Now for a long time, what I had instead was a kind of a belief in art. I mean, I think I did believe in art, in a more or less conventional way, in its beauty, in its capacities for truth, its capacities for feeling, for empathy, for healing. A lot of the things that we attribute to God I attributed to art.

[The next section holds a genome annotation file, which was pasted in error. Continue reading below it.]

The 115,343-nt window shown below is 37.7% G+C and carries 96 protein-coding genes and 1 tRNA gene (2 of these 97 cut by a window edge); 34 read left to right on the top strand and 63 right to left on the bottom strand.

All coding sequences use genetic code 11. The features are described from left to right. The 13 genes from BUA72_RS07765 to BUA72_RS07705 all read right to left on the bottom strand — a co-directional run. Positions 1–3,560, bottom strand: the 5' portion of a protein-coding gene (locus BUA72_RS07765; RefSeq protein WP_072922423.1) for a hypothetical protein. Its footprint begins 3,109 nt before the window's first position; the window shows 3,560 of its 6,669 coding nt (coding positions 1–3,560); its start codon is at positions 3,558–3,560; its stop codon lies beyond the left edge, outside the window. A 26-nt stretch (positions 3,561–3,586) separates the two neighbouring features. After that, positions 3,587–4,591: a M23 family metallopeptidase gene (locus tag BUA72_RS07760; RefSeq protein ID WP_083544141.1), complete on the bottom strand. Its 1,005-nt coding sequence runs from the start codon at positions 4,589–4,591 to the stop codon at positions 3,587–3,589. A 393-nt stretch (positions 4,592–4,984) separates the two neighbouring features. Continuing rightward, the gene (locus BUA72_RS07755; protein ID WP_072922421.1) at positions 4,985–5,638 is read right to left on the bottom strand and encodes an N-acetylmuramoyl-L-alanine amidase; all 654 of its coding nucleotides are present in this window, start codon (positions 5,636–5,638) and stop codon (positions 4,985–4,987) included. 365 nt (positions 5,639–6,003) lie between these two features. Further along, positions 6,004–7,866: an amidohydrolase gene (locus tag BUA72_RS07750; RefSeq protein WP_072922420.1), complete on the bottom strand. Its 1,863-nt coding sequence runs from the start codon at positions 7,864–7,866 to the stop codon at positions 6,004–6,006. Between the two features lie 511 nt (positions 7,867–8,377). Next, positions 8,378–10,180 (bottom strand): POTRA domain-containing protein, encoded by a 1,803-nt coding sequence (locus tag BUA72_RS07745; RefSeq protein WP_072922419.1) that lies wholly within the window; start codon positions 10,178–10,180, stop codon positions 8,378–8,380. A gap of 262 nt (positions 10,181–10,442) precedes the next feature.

But I would say since I moved back to New York in 2017 I’ve been losing my religion; I’ve been losing that faith. It’s definitely connected to this weird place that I seem now to have in the art world, which I think is a strange place, because it appears to be both marginal and central at the same time. Part of what’s at stake is over the last few years I’ve been thinking more and more about the idea of world and there are certain thinkers, especially Denise Ferreira da Silva, who sort of refuse the separation of Afro-pessimistic negation from the black radical tradition’s imperative to preserve, which is not the same as to redeem. Such thinking is concerned with the sense that the pursuit of justice—which is in a fundamental way a religious idea, an apocalyptic idea—doesn’t require a transformation of the world it requires an end of the world as we know it, as Silva puts it. And I guess I’ve got certain philosophical affinities which have made me consider that it doesn’t just require the end of the world as we know it, or the end of the world, or this world, as such; it requires the end of the very idea of world. And this is something that hs been occurring to me, you know, sort of partly as a function of my own sort of deviant readings of Heidegger and partly as a function of my devoted, and I hope, deviantly non-deviant readings of the great poet, Ed Roberson, and particularly his amazing book, To See the Earth Before the End of the World. I’m interested in the negation of world and the preservation of earth that his title implies. And so, what I began to consider, and be haunted by, is how much work in the world the artist does, how much work in the world as we know it art does. How much work in the world that the idea, so to speak, of the artwork does. I don’t believe in the singularity of the artwork. I don’t believe in the singularity of the poem, I don’t believe in the singularity of the artist. I think that these are extraordinarily harmful delusions precisely insofar as they are subordinate to the exclusionary singularity of the idea of the world, or world, which works, itself, to regulate earthly differences.